In only 8 weeks, Chastise was ready to go. Wallis, Chadwick and everyone involved had managed to perfect Upkeep, modify the Lancasters (including designing a release mechanism), form and prepare an entire squadron and iron out all of the major problems facing them. Their effort was already a great achievement.
With only two days to go before Chastise was due to be launched, the Chiefs of staff had not confirmed the targets. More worryingly, they had not even made up their minds whether to launch the attack at all. The Navy had great hopes that a variation on Upkeep called Highball that could be used to sink enemy shipping and U-boats and thought that the dams raid would compromise the secrecy of Highball. They did however decide to go for the dams because Highball was still having teething problems and if they waited for the problems to be solved they would have missed the window in which the lakes were full.
The day before the attack on May 15th, Gibson was given a full briefing on the attack and the targets. Until then he and his squadron had still been kept in the dark. The three main objectives were:
- Target A: The Mohne Dam
- Target B: The Eder Dam
- Target C: The Sorpe Dam
The secondary targets were:
- Target D: The Lister Dam
- Target E: The Ennepe Dam
- Target F: The Diemel Dam
Gibson informed his two flight commanders Young and Maudslay, his deputy leader Hopgood and Bob Hay, Martins' bomb aimer who was squadron bombing leader.
After the meeting, Gibson was informed that his black Labrador, Nigger, had been hit by a car and killed outside Scampton's main gate. Nigger had flown with Gibson on many occasions and had become one of the 'boys' to crews, often enjoying a pint with them. Gibson did not want the others to know in case they thought it was a bad omen. He spent the night in a mood of depression. The next day (May 16th 1943) he arranged for the dog to be buried at around midnight, just about the same time he was due to lead the first wave into attack the Mohne dam.
On 16th May 1943 at 1800 hours (6pm), all crew members assembled for the final briefing. It was presented by Gibson, Wallis and Cochrane.
Gibson outlined the general plan of attack before the crews were briefed in detail about routes, call signs, codewords, weather conditions and ammunition loads. (For many of the crews this was the first time Gibson had spoken to them).
Wallis then explained the basic principles and development of the weapon and what he expected it to do. He outlined the characteristics of the dams and explained the effect on Hitler's industry if they were breached.
Finally Cochrane closed the briefing wishing the crews good luck.
The attacks would be carried out in three waves. The first wave of nine aircraft (AJ-G, AJ-M, AJ-P, AJ-A, AJ-J, AJ-Z, AJ-L, AJ-B and AJ-N) would take off in three sections ten minutes apart. They would fly a southerly route crossing the enemy cost at the Scheldt estuary in Holland. Their first target would be the Mohne dam. Wallis believed that only one Upkeep would be required to cause a breach in the dam. The planners allowed Gibson to use three, firstly in case one was not enough and secondly to expand the gap. Once the Mohne had been breached, the aircraft that had attacked and no longer had an Upkeep would turn back home while the remaining aircraft with Upkeeps would go onto Target B - the Eder. After breaching the Eder the process would be repeated and aircraft with remaining Upkeeps would proceed to Target C - the Sorpe.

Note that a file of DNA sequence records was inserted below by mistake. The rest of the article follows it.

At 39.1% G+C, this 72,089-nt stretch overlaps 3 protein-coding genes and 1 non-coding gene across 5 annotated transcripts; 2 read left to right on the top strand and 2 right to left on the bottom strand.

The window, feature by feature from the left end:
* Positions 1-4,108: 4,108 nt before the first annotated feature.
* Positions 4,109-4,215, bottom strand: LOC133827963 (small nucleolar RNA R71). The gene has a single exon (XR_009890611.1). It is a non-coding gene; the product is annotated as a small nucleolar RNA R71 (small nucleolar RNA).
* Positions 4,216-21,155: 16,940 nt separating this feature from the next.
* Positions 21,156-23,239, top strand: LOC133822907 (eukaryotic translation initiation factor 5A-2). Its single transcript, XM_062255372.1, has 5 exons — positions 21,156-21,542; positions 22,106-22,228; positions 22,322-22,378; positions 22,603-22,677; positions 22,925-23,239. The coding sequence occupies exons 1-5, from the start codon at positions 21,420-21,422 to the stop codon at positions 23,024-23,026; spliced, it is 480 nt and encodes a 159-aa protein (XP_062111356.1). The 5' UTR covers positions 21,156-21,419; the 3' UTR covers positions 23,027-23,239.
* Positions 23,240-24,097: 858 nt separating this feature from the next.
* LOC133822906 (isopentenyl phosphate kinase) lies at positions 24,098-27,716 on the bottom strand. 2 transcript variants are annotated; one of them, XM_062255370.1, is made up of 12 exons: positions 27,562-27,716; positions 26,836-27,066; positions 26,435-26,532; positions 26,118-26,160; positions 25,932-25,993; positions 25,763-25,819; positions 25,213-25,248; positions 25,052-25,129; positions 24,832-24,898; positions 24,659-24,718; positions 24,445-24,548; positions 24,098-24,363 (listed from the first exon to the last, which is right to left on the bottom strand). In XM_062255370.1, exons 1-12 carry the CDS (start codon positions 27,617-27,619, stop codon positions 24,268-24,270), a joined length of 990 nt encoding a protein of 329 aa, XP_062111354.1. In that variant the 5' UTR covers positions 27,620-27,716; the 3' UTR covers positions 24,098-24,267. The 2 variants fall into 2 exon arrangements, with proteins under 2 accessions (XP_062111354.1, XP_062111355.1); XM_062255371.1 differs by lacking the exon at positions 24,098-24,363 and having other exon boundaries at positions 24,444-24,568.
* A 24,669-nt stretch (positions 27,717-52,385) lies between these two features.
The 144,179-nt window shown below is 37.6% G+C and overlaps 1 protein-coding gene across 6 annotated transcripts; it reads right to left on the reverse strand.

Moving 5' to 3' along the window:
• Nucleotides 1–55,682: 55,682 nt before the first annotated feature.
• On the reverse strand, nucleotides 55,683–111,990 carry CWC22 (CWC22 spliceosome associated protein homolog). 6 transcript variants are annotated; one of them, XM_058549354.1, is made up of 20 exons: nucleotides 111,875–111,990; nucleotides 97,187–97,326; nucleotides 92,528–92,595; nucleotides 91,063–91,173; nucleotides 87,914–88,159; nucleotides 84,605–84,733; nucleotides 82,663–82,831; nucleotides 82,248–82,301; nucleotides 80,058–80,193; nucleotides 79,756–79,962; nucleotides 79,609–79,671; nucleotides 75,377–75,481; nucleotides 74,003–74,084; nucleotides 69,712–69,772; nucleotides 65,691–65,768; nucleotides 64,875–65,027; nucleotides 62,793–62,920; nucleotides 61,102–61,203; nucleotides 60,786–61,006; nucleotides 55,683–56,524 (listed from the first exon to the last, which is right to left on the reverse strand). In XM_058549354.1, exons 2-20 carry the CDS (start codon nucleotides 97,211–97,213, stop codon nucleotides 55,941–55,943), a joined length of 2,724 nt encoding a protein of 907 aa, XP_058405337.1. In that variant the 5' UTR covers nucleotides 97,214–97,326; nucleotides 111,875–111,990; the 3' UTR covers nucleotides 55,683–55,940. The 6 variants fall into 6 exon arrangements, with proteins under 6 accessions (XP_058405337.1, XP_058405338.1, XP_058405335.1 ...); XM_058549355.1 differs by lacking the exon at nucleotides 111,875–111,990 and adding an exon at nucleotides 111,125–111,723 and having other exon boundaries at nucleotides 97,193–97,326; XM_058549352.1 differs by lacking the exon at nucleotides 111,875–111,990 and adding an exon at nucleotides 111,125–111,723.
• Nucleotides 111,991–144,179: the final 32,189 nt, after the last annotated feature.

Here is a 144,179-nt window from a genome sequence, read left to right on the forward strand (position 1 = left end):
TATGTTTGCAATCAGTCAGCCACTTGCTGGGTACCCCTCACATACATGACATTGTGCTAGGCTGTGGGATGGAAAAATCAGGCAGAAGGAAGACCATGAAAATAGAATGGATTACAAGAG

The Sorpe would be the primary target of the second wave consisting of five aircraft (AJ-T, AJ-E, AJ-W, AJ-K and AJ-H). The second wave would actually leave Scampton first in order to fly a more northerly route to the Dutch island of Vlieland then down the Zuider Zee and join the flight path of the first wave just over the German border. The two routes were chosen to suggest to enemy radar that these were minor attacks. After attacking the Sorpe, the second wave would use any remaining bombs to attack the secondary targets - the Ennepe, Lister and Diemel.
The third wave of five aircraft (AJ-C, AJ-S, AJ-F, AJ-O and AJ-Y) would leave Scampton more than two hours after the first two waves. They would follow the route of the first wave and act as mobile reserve to attack any of the primary targets that had not been breached or move onto the secondary targets. If all targets had been breached before they reached the Dutch coast, the reserve unit would be recalled.
All crews were warned not to stray from the planned routes because they were designed to avoid flak batteries, night fighter bases and hot-spots all the way from the Dutch coast to the dams and back. They would maintain low level during the whole flight there and back. They were also warned that under no circumstances should anyone return with an Upkeep intact. It was far too dangerous to attempt to land with an armed weapon. They were advised to release the bomb over preferably German land.
After the briefing, the crews sat down to the traditional eggs and bacon before leaving to make their final preparations for the attack. Some wrote letters to their loved ones in case they did not make it back. Some made final meticulous inspections of their aircraft and weapon and one or two tried to make a last minute phone call only to find that there was a security cover on all communications of any kind outside of the base.
Everything had been prepared and the crews were ready to make history…
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